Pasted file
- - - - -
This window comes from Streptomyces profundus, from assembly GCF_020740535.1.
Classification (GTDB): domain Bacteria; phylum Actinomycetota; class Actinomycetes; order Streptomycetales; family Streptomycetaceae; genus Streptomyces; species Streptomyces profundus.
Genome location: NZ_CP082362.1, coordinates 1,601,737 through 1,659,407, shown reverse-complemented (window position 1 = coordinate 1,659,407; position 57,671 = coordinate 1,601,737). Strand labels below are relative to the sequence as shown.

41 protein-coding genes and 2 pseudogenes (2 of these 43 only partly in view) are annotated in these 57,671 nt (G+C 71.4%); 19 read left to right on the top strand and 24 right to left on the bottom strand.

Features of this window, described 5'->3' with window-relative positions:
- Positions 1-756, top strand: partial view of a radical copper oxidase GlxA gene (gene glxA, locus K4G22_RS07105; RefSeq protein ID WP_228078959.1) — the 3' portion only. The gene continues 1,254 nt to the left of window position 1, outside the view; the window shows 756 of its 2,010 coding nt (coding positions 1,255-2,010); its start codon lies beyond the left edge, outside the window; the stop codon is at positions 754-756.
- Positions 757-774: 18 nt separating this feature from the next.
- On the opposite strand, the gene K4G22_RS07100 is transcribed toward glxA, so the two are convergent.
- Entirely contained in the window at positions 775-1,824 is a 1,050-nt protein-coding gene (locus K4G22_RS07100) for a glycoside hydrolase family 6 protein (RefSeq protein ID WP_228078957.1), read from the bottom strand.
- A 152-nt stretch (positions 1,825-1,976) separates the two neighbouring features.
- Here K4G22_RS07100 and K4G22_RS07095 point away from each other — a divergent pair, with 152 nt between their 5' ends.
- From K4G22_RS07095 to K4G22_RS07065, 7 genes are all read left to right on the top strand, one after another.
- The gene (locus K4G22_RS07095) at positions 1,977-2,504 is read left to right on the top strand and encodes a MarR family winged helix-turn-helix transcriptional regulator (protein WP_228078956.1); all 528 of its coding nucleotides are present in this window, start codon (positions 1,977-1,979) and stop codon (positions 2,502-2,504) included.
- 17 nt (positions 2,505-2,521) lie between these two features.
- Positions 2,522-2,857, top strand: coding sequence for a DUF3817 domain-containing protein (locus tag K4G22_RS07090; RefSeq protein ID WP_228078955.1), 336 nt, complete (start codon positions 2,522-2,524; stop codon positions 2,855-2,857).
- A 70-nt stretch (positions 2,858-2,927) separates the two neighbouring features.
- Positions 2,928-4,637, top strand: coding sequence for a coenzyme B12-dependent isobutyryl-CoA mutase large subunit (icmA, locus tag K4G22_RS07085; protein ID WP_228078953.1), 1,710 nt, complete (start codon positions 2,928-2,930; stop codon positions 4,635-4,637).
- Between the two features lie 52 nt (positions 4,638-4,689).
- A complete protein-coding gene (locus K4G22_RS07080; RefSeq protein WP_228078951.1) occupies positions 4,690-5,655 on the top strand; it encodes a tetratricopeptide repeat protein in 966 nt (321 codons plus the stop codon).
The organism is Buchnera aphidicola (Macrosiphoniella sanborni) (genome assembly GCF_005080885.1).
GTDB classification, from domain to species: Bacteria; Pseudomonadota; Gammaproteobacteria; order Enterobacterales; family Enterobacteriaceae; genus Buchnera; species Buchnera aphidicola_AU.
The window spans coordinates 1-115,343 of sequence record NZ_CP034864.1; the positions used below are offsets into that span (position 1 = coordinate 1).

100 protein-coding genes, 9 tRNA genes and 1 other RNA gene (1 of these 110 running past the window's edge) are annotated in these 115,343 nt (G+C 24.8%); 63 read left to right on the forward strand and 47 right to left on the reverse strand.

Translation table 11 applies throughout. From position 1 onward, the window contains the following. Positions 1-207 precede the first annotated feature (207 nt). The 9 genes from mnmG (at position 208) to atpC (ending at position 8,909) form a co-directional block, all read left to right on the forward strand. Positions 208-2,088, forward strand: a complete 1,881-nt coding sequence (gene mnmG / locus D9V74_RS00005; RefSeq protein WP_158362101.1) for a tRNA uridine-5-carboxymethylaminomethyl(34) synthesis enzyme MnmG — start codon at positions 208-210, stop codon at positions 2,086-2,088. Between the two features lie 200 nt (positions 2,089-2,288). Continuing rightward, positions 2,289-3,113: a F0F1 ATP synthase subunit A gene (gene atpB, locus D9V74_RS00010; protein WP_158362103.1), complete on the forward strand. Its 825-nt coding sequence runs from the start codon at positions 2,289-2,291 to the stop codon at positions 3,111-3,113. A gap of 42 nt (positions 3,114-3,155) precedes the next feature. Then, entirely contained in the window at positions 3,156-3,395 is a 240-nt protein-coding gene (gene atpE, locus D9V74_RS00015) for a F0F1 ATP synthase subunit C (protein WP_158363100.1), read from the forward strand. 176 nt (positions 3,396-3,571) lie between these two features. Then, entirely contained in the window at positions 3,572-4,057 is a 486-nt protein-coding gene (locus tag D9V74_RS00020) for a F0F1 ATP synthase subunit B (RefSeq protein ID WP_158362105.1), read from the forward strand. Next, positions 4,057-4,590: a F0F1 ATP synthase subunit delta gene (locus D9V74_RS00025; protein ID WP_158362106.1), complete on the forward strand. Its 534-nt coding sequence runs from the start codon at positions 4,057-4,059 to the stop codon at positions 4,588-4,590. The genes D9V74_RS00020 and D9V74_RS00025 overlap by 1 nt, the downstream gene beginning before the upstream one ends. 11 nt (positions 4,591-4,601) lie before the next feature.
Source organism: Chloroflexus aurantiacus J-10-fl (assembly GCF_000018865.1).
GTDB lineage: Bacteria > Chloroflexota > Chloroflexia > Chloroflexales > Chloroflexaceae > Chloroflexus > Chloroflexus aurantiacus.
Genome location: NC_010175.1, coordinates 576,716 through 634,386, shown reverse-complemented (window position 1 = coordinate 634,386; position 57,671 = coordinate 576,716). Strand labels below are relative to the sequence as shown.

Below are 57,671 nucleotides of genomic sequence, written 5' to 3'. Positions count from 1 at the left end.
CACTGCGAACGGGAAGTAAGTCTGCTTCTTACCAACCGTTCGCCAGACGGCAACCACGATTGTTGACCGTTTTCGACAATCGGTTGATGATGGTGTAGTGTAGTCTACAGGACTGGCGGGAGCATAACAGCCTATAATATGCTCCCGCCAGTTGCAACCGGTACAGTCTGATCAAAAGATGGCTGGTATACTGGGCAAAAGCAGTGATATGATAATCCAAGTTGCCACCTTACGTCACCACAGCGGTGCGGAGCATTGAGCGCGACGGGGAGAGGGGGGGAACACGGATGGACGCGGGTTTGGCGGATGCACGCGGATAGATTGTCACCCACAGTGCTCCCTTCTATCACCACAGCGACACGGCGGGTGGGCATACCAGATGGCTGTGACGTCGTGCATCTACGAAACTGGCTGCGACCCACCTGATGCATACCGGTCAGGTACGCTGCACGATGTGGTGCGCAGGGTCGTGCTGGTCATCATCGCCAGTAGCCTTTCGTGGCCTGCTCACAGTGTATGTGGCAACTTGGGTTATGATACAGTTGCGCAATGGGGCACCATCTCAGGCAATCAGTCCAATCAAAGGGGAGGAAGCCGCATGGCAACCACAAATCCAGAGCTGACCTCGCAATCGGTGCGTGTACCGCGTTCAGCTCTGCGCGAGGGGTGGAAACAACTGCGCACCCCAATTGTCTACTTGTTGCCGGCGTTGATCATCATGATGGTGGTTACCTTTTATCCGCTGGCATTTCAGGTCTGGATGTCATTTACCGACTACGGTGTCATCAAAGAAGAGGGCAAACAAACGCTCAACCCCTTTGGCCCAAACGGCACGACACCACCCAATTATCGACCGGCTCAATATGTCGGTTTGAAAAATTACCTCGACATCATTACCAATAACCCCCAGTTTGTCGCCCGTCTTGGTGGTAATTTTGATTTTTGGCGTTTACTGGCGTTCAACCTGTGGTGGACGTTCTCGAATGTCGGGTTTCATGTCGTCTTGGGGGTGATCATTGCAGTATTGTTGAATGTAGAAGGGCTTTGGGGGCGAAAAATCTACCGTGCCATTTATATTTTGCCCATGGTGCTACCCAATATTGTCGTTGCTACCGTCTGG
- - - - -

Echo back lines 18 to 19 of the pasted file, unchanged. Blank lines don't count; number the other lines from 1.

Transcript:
- Between the two features lie 52 nt (positions 4,638-4,689).
- A complete protein-coding gene (locus K4G22_RS07080; RefSeq protein WP_228078951.1) occupies positions 4,690-5,655 on the top strand; it encodes a tetratricopeptide repeat protein in 966 nt (321 codons plus the stop codon).